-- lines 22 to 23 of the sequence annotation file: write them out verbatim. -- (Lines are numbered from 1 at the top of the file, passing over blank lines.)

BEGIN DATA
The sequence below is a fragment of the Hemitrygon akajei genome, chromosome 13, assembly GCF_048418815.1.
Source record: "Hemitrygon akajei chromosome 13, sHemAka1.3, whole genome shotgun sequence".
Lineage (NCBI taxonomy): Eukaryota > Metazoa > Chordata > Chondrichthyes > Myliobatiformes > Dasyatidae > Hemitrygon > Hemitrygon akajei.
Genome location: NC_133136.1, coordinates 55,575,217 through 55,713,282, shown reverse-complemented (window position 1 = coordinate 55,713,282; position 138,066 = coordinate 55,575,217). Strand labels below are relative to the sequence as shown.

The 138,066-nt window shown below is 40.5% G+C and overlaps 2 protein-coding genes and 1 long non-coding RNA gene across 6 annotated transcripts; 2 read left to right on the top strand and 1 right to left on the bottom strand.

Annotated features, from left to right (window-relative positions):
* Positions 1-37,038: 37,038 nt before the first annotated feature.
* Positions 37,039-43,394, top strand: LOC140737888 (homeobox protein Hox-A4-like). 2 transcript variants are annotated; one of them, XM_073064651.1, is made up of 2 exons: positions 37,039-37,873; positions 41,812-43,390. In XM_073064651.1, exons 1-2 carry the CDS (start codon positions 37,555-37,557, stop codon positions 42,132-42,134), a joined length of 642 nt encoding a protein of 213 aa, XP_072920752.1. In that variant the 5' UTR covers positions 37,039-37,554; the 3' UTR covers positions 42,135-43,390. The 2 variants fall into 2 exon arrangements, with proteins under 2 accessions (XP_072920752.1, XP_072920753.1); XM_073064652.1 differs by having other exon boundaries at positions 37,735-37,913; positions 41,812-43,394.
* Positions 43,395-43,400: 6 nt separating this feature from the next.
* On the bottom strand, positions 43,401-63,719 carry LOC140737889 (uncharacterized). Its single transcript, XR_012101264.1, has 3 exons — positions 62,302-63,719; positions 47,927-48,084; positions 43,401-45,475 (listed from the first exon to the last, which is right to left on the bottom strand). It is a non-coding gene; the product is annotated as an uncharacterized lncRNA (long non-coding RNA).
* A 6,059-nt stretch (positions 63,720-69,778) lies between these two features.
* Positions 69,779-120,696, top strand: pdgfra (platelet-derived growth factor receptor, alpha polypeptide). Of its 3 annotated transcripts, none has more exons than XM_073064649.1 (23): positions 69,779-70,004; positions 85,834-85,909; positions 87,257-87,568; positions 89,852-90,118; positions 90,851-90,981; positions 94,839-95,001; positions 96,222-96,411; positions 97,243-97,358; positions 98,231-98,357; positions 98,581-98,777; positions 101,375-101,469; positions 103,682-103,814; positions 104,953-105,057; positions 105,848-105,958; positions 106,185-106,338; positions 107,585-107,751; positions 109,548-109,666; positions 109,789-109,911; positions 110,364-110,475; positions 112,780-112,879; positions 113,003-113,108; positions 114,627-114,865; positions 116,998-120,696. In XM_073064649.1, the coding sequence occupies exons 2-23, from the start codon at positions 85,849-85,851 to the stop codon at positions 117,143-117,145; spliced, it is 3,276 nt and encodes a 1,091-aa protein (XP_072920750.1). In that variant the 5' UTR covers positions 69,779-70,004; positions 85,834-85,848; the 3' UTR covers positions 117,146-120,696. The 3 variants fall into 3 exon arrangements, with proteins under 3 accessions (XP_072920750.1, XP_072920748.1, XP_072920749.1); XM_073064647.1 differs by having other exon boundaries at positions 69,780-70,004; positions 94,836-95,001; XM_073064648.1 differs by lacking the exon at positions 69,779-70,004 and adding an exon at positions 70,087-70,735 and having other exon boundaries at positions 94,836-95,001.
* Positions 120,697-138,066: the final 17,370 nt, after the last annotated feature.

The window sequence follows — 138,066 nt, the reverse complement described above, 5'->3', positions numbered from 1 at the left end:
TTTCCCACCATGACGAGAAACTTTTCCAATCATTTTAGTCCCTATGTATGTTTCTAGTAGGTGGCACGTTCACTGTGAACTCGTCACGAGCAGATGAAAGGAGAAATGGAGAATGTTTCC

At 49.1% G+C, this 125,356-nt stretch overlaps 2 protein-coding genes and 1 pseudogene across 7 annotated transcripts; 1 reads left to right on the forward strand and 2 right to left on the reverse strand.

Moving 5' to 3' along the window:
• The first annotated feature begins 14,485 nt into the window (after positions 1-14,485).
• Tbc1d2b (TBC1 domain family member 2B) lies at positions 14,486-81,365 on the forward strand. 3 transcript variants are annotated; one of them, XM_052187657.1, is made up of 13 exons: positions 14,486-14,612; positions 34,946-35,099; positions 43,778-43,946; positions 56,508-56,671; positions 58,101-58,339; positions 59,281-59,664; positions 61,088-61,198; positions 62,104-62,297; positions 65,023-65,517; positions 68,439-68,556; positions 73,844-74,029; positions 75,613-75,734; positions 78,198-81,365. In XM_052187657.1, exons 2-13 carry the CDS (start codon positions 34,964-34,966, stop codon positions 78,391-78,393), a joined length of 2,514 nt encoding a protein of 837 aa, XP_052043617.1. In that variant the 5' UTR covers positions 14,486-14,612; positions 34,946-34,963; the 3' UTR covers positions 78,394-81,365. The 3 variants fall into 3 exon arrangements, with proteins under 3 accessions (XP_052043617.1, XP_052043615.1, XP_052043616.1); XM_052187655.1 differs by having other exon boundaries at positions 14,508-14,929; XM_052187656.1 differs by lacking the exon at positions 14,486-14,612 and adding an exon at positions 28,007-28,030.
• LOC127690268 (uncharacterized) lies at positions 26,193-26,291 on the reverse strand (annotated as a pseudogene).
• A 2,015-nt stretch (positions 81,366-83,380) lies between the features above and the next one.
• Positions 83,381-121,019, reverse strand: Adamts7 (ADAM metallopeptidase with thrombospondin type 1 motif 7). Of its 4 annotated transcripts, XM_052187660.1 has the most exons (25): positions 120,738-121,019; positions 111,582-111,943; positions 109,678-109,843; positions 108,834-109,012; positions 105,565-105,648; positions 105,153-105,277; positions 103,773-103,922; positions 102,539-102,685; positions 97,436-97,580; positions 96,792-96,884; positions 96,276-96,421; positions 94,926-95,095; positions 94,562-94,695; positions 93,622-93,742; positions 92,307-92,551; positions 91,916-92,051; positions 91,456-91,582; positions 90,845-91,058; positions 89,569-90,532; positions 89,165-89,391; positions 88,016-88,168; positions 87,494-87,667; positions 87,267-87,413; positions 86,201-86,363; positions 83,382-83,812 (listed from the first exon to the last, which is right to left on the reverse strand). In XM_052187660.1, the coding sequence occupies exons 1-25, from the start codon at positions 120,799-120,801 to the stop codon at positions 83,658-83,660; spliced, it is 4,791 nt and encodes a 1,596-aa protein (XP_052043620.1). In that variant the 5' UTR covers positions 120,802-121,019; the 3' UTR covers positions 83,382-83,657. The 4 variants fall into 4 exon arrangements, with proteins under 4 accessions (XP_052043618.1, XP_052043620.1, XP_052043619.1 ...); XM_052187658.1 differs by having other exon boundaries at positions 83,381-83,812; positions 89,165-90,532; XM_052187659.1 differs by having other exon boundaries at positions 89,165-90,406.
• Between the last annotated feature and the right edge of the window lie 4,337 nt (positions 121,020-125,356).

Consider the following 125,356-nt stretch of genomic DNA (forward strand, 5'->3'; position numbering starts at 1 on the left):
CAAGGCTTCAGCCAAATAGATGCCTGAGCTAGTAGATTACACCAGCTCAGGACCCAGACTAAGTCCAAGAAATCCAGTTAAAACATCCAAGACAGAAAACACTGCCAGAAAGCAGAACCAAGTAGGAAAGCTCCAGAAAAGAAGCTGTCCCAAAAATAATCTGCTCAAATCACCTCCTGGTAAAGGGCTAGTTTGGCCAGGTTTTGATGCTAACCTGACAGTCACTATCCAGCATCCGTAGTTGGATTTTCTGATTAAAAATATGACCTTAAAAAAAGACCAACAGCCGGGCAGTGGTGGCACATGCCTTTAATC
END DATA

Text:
• Positions 83,381-121,019, reverse strand: Adamts7 (ADAM metallopeptidase with thrombospondin type 1 motif 7). Of its 4 annotated transcripts, XM_052187660.1 has the most exons (25): positions 120,738-121,019; positions 111,582-111,943; positions 109,678-109,843; positions 108,834-109,012; positions 105,565-105,648; positions 105,153-105,277; positions 103,773-103,922; positions 102,539-102,685; positions 97,436-97,580; positions 96,792-96,884; positions 96,276-96,421; positions 94,926-95,095; positions 94,562-94,695; positions 93,622-93,742; positions 92,307-92,551; positions 91,916-92,051; positions 91,456-91,582; positions 90,845-91,058; positions 89,569-90,532; positions 89,165-89,391; positions 88,016-88,168; positions 87,494-87,667; positions 87,267-87,413; positions 86,201-86,363; positions 83,382-83,812 (listed from the first exon to the last, which is right to left on the reverse strand). In XM_052187660.1, the coding sequence occupies exons 1-25, from the start codon at positions 120,799-120,801 to the stop codon at positions 83,658-83,660; spliced, it is 4,791 nt and encodes a 1,596-aa protein (XP_052043620.1). In that variant the 5' UTR covers positions 120,802-121,019; the 3' UTR covers positions 83,382-83,657. The 4 variants fall into 4 exon arrangements, with proteins under 4 accessions (XP_052043618.1, XP_052043620.1, XP_052043619.1 ...); XM_052187658.1 differs by having other exon boundaries at positions 83,381-83,812; positions 89,165-90,532; XM_052187659.1 differs by having other exon boundaries at positions 89,165-90,406.
• Between the last annotated feature and the right edge of the window lie 4,337 nt (positions 121,020-125,356).